"Pushing the Edge" by Glenn Mangurian will be the newest regular column in the Hingham Anchor. You can learn more about the author below.
June 16, 2020 by Glenn Mangurian
Yes, I see invisible people. They are everywhere. They walk around like everyone else. They are the transit workers, dishwashers, grocery restockers, home delivery people, nursing assistants, gas station attendants and many others that we have started calling "essential workers". As essential as they are to our basic needs, they struggle to earn a living wage and make ends meet.
Most of us don't pay much attention to them. We may be preoccupied with texting or checking our emails. We might be ruminating about our problems. Whatever it is, these workers go about their jobs in the background, seldom acknowledged. I used to be one who did not notice these essential workers. That all changed in 2001.
The summer of 2001 I spent two months at Boston Medical Center (BMC) recovering from my spinal cord injury learning to live with paralysis. Each day was pretty much the same - some occupational and physical therapy followed by a lot of time in bed thinking about my future. Early on in my hospital stay I met Claudette. Claudette was the woman who brought me my lunch. She would knock on the door, announce herself as "Nutrition", say "good afternoon, Mr. Glenn" with a Creole accent and place the tray next to my bed. I didn't pay much attention to her because I was preoccupied with my worries.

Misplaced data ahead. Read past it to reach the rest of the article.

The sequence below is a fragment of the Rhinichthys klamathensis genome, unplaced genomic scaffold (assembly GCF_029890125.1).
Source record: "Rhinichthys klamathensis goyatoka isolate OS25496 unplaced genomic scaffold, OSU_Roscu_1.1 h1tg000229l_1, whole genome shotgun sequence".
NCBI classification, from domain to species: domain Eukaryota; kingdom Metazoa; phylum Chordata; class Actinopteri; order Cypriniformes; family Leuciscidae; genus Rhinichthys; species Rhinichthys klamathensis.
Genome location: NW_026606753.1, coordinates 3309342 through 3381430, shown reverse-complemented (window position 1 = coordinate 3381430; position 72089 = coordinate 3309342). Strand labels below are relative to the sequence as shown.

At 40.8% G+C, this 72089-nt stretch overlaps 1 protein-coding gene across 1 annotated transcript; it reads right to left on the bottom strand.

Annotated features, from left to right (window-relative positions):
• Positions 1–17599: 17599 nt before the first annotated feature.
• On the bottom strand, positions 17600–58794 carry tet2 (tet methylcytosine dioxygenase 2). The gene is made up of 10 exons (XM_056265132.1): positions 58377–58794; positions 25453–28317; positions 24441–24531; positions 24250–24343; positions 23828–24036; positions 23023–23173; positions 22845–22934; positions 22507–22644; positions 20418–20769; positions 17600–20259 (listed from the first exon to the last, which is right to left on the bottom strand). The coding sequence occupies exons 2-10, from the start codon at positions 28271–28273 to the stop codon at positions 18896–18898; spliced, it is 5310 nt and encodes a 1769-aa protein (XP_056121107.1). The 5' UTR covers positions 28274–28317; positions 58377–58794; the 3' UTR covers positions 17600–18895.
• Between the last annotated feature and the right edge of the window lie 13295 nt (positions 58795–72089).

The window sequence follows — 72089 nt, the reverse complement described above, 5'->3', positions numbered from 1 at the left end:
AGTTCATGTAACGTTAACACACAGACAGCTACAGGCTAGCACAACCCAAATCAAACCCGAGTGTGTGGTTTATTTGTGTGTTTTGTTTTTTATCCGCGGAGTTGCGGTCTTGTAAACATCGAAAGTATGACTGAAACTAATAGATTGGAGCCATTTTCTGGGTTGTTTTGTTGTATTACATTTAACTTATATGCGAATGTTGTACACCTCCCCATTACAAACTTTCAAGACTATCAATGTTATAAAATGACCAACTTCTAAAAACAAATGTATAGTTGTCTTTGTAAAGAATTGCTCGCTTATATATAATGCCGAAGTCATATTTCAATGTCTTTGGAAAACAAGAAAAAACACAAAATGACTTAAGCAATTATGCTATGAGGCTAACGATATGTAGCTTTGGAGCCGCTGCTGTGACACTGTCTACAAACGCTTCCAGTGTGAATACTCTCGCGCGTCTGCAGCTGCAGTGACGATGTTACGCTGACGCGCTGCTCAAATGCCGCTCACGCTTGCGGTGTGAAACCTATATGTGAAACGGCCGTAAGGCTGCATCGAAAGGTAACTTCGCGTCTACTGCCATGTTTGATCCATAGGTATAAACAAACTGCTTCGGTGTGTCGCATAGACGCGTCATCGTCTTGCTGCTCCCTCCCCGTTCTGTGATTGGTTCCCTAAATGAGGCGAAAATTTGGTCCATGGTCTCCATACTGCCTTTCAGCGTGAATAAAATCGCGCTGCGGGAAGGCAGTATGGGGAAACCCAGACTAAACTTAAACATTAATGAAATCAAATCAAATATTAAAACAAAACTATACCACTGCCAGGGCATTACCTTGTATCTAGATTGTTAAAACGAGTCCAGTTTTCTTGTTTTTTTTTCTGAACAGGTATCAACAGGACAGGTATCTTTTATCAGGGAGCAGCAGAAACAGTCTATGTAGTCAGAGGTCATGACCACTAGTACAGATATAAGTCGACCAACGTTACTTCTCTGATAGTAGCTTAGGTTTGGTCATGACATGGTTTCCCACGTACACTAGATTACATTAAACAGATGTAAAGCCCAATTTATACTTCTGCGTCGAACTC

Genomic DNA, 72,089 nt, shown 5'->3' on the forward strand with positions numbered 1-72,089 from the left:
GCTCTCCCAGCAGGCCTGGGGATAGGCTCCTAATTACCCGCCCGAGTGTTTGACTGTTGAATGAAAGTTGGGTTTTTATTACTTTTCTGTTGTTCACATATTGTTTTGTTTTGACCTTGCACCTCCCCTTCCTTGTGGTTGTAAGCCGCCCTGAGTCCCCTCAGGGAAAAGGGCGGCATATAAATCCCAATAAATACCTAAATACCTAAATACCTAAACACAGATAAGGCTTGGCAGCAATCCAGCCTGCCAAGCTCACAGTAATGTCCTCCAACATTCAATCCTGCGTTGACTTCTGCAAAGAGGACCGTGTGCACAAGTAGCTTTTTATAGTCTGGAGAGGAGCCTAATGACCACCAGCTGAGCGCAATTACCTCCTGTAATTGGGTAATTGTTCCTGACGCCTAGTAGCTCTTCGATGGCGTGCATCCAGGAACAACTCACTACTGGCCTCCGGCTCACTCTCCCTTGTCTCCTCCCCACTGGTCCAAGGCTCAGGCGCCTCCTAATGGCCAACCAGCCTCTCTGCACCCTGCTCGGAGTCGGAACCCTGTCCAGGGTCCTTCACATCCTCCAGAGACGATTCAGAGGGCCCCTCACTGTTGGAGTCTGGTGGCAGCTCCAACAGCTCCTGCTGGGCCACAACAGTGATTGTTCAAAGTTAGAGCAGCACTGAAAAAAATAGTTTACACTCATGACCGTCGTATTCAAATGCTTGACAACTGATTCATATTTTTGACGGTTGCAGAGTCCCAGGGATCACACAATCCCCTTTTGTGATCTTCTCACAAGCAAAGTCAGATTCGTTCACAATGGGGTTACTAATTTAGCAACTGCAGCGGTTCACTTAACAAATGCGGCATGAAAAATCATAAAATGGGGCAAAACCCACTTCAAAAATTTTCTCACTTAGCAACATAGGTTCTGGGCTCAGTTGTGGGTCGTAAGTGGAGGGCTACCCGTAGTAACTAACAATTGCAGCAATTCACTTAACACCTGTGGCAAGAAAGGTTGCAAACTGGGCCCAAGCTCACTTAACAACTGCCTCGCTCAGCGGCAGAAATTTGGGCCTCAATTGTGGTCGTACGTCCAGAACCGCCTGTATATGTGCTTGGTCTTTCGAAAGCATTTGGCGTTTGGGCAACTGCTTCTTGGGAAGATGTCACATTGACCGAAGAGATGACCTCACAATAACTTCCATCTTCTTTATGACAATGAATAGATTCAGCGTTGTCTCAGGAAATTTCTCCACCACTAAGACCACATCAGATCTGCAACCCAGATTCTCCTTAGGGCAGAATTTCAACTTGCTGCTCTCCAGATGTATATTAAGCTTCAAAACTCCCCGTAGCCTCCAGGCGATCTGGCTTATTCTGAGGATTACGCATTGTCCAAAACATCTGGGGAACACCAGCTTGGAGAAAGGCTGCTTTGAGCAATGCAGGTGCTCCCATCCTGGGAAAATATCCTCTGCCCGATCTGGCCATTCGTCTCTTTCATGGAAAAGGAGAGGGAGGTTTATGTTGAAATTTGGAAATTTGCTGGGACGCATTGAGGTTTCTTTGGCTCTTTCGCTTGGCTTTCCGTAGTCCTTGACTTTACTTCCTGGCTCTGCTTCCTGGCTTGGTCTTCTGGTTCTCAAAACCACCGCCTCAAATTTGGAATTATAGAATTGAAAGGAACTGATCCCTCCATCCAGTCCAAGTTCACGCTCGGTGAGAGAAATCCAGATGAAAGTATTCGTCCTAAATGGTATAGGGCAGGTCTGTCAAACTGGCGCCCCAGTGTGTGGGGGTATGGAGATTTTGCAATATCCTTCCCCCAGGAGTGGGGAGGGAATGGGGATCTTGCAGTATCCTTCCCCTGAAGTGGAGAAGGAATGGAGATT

One day when I was feeling a bit down, Claudette noticed my sad eyes and put her hand on my hand. It was what I needed. I thanked her and asked her name. That started a relationship that lasted for the remainder of my stay at BMC. Often after her shift, Claudette would return to my room with an extra dessert and we would share stories. I learned about her childhood in Barbados, her family and her faith. She learned about my family, career and fears. We became friends. I would look forward to her visits.
When the time came for me to return home, we hugged and got teary eyed. I thanked her for her caring and humanity. Her gesture of kindness prompted me to become friends with my nurse aids who would help me get dressed and the housekeeping staff who would keep my room clean. I learned they all took pride in their work as simple as it may seem to many. I lost touch with Claudette but never forgot her.
I learned many things while in the hospital but maybe the most important lesson was that everyone has a wonderful story. If we take time to learn another person's story, we change relationships and create connections. We are in fact more similar than we are different. I've carried that insight forward and incorporated it into my interactions with people I see in public ... "thank you" to the person who holds the door open, "thank you for your service" to the grocery restockers, "have a good day" to the gas station attendant, or a simple smile to someone as he or she passes me on the sidewalk. Be kind to others and let your humanity show.
You change the world one person at a time. Let that next person be you.
Glenn Mangurian has been a resident of Hingham for 35 years. He is a retired business leader with more than four decades of experience driving innovation and results with his clients. Glenn remains active with his writing, speaking, family, and community.
In May 2001, Glenn suffered an injury to his spinal cord, resulting in the paralysis of his lower body. Drawing on his personal experience, he authored an article titled “Realizing What You’re Made Of,” which was published in March 2007 in the Harvard Business Review. In May 2017 he published his first book, Pushing the Edge of Thought, Possibility and Action – Questions and Insights from Everyday Life.
Glenn Mangurian can be reached at: firstname.lastname@example.org